Cross‐face nerve grafting (CFNG) is an important treatment for patients with facial palsy. Currently, two‐stage CFNG is frequently performed. CFNG is performed first, followed by coaptation when innervation reaches the grafted nerve ending. The present study compared single‐stage CFNG with conventional two‐stage CFNG.
We retrospectively reviewed data of 17 patients who underwent CFNG with zygomatic and buccal branch with hypoglossal crossover. Patients with single‐stage (group 1) and two‐stage (group 2) CFNG were comparatively analyzed 2 years postoperatively. There were nine and eight patients in groups 1 and 2, respectively. The patient's perioperative status was measured with imaging and animation using the Yanagihara grade, altitude, and angle differences of the oral commissure and eye closure.
Patients in group 1 could recognize their first postoperative spontaneous movement earlier than those in group 2 (268.3 ± 25.1 days vs. 327.5 ± 51.3 days, respectively, p = 0.015). The Yanagihara grade significantly improved for patients in both groups postoperatively (group 1: 12.8 ± 5.5 to 25.3 ± 6.1, p < 0.01; group 2: 12.4 ± 5.6 to 24.3 ± 5.0, p = 0.012). Height and angle difference of the oral commissure showed a significant improvement during resting and smiling in both groups. Eye closure also showed significant improvement in both groups (group 1: 4.1 ± 0.6 to 2.6 ± 0.5, p < 0.01; group 2: 4.0 ± 0.5 to 2.8 ± 0.7, p < 0.01). There was no significant difference in the postoperative improvement rate between the groups.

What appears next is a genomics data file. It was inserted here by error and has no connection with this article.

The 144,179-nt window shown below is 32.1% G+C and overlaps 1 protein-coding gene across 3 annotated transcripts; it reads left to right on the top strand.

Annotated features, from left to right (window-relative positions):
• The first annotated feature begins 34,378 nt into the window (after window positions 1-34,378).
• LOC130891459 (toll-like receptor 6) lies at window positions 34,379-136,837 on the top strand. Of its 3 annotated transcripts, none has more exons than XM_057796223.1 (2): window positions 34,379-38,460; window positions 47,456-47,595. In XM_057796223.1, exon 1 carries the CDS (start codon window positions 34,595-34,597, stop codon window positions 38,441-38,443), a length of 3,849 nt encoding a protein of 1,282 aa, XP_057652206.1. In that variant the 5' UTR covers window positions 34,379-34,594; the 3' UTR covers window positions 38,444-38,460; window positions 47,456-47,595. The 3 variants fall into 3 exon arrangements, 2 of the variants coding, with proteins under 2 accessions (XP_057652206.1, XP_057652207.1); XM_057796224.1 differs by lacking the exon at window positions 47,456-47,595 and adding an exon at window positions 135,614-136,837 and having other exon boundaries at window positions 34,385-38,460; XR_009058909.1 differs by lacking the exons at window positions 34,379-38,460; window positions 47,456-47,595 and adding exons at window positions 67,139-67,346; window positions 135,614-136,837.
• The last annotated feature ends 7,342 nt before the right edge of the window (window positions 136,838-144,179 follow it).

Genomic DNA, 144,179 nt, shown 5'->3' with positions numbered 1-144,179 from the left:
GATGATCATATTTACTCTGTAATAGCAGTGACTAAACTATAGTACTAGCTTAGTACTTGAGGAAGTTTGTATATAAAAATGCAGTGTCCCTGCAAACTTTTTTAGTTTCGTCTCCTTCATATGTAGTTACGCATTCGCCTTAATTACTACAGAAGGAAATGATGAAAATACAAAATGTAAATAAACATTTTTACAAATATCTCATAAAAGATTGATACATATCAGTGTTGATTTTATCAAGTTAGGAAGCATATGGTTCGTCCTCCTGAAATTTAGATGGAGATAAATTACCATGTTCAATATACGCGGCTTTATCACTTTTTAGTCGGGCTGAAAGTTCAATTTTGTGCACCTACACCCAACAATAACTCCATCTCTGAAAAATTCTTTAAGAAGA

Single‐stage CFNG shows results equivalent to those of two‐stage CFNG. Single‐stage CFNG is associated with a shorter treatment period and fewer operations.
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